One general embodiment of the apparatus includes: (a) a delivery device having (i) a housing, (ii) a fluid reservoir, (iii) a carriage assembly mounted in the housing for movement between retracted and extended conditions, and (iv) an actuator assembly operatively connected to the carriage and the reservoir to cause movement of the carriage from its retracted toward its extended position and flow of fluid from the reservoir, as the actuator is moved from open to closed positions; and (b) an appliance maneuverable within a subject to such target site, with the appliance having (i) an elongate hollow body probe with proximal and distal ends, and an inner lumen extending therebetween, (ii) an extension member extending substantially the length of the probe from a proximal to a distal probe end, and (iii) a needle carried at the distal end of the extension member. The extension member, in this general embodiment, is operatively connected to the carriage, and the needle is in fluid communication with the reservoir, such that (i) movement of the carriage assembly from its retracted to its extended position is transmitted to the extension member, causing the needle at the distal end of the appliance to move from a retracted to an injection position into the target tissue, and (ii) fluid contained in the reservoir and forced from the reservoir is effective to force a drug solution contained in the appliance through the needle for delivery into the target site.
According to one embodiment, the actuator assembly includes (i) an actuator mounted on the housing for movement between open and closed positions, (ii) advancing means operatively connecting the actuator to the carriage assembly, to advance the carriage assembly toward its extended position when the actuator is moved away from its open position, toward its closed position, and (iii) compressing means operatively connecting the actuator to the reservoir for compressing the reservoir when the actuator is moved from its open position, toward its closed condition.
In one embodiment, the advancing means is effective to advance the carriage assembly toward its extended position when the actuator is moved from its open position, toward a position intermediate its open and closed positions; and the compressing means is effective to compress the reservoir when the actuator is moved from a position intermediate its open and closed positions toward its closed position.
One embodiment provides the reservoir contained in the housing. More particularly, in this embodiment, the reservoir is a syringe barrel having an outlet in fluid communication with the needle. Further in this embodiment, the compressing means includes a plunger movable within the barrel toward the outlet, to expel fluid from the reservoir.
In an exemplary arrangement, the actuator includes a handle operable between such open and closed positions, and a pivoting member mounted in the housing for pivoting movement in forward and reverse directions, as the actuator is from toward and away from its closed position, respectively. The compressing means, in this exemplary arrangement, further includes (a) a sliding bar operatively engageable at one bar end with the plunger, (b) a reciprocating bar connected at one bar end to the pivoting member, for movement in forward and reverse directions as the pivoting member is pivoted in forward and reverse directions, respectively, and (c) a releasable locking mechanism operably coupling the sliding bar and reciprocating bar, such that successive actuations of the actuator are effective to advance the sliding bar incrementally in a forward direction effective to expel a defined and incremental quantity of fluid from the reservoir with each such actuation. The locking mechanism can include, for example, first and second pivot plates, with the first plate being operatively connected to the reciprocating bar, and adapted to engage or release the sliding bar, as the reciprocating bar is advanced in a forward or reverse direction, respectively; and with the second plate being pivotally mounted adjacent the sliding bar, and adapted to release or engage the sliding bar as the reciprocating bar is advanced in a forward or reverse direction, respectively.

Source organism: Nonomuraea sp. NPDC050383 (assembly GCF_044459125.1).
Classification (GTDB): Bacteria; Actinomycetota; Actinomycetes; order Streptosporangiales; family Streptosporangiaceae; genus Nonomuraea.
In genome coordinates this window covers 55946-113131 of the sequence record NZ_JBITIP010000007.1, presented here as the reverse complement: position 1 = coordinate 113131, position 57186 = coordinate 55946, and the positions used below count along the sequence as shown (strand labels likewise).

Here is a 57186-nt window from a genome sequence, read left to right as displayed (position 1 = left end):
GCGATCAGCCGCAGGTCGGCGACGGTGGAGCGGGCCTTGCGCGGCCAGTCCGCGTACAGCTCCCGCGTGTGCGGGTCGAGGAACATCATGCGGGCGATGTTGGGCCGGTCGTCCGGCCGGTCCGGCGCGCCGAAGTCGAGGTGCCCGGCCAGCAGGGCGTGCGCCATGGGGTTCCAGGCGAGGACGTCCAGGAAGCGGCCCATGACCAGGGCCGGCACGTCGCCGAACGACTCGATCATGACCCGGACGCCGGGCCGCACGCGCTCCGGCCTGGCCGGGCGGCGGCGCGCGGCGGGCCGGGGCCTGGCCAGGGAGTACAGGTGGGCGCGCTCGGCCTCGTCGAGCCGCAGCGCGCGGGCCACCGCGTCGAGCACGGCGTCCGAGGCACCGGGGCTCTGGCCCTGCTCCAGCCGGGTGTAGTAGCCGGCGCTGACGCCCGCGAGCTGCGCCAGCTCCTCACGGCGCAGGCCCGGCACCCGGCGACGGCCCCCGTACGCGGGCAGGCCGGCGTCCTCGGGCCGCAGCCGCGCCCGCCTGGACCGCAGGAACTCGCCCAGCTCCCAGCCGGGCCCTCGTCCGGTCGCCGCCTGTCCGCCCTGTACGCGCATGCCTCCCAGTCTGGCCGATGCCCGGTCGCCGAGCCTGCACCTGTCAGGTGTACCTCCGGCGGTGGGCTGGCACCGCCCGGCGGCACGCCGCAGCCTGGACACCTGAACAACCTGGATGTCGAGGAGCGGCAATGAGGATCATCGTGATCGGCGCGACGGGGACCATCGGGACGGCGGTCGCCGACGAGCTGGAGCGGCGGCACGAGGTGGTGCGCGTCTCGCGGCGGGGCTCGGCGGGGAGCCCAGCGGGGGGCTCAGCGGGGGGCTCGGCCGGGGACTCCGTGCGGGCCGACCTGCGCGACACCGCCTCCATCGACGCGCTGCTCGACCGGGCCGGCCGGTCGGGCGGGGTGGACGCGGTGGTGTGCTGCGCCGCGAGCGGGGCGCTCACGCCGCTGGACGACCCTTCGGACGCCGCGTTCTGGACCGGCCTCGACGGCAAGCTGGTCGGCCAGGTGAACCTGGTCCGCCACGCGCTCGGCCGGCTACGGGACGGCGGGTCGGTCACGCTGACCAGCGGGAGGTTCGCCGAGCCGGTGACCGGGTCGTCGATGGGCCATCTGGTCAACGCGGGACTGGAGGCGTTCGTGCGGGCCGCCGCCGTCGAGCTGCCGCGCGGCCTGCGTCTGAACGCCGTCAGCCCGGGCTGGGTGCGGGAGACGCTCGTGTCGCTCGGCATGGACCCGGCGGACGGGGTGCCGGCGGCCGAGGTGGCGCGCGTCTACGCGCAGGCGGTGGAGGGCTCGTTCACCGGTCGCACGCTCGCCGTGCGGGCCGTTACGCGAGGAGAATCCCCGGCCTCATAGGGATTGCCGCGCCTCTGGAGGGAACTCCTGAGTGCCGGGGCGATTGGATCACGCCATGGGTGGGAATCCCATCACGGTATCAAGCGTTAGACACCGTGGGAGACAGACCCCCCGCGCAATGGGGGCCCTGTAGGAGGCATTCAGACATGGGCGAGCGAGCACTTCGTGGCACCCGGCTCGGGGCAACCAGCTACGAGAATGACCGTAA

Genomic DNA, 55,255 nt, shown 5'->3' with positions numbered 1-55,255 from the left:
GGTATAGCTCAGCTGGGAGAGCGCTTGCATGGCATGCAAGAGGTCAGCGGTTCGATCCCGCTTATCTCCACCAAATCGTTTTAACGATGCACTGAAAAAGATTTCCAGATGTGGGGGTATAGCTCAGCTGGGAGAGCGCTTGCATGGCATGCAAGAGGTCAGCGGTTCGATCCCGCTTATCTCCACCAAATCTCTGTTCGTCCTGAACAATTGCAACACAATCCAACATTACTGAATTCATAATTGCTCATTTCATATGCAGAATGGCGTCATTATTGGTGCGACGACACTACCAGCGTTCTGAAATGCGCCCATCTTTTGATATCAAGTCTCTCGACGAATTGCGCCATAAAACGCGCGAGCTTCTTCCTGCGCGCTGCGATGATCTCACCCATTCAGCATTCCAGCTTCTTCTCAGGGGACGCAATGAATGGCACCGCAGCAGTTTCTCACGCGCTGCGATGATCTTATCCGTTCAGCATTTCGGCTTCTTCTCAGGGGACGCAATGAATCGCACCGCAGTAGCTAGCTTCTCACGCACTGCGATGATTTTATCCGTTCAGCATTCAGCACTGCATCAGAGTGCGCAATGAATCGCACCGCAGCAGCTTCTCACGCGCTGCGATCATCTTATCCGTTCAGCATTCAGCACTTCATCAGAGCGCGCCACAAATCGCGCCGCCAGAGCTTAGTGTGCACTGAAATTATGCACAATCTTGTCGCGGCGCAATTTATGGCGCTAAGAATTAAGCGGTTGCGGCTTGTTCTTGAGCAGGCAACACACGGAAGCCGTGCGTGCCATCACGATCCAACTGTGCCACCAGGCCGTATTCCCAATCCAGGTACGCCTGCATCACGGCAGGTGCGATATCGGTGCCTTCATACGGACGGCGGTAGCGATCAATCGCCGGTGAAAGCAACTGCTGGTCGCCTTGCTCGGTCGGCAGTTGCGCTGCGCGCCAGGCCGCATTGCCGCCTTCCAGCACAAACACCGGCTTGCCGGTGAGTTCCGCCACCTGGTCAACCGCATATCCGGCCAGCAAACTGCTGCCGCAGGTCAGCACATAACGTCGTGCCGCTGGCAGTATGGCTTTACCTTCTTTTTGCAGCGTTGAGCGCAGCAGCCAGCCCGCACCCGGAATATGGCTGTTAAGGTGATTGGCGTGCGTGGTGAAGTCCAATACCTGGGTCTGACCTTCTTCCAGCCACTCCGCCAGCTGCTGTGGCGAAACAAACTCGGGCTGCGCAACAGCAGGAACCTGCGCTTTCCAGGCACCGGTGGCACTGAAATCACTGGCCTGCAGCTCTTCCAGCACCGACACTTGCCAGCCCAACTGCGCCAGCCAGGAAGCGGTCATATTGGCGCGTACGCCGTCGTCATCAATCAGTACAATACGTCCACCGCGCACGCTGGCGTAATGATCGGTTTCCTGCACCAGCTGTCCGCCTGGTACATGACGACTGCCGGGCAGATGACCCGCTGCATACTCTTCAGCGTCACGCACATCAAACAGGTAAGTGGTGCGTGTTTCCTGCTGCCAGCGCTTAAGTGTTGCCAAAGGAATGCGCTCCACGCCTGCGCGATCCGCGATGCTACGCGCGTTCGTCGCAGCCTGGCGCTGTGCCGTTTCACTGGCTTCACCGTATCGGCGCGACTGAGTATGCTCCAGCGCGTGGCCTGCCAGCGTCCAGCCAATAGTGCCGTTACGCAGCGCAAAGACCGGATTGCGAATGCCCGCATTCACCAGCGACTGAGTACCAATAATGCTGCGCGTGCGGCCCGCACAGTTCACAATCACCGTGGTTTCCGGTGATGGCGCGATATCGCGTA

In one embodiment, wherein the actuator includes a manually operable handle operable between such open and closed positions, and a pivoting member mounted in the housing for pivoting movement in forward and reverse directions, as the actuator is moved toward and away from its closed position, respectively; the advancing means is (i) a sliding surface contact between the pivoting member and the carriage assembly, or (ii) a two-condition spring interposed between the pivoting member and carriage assembly, effective to flip from one condition to another, when a selected spring tension is reached, to move the carriage toward its extended position.
One embodiment of the carriage assembly includes a carriage and a conduit attached thereto, and in fluid communication with the reservoir. The extension can be, for example, a hollow tube in fluid communication with the conduit, for transmitting fluid pressure from the reservoir to the needle. In one such embodiment, a drug solution is contained in the distal end of the tube.
In another embodiment, a drug solution is contained in a drug container adjacent the distal end of the appliance, and fluid pressure transmitted from the reservoir through the tube is effective to drive drug solution from the container through the needle.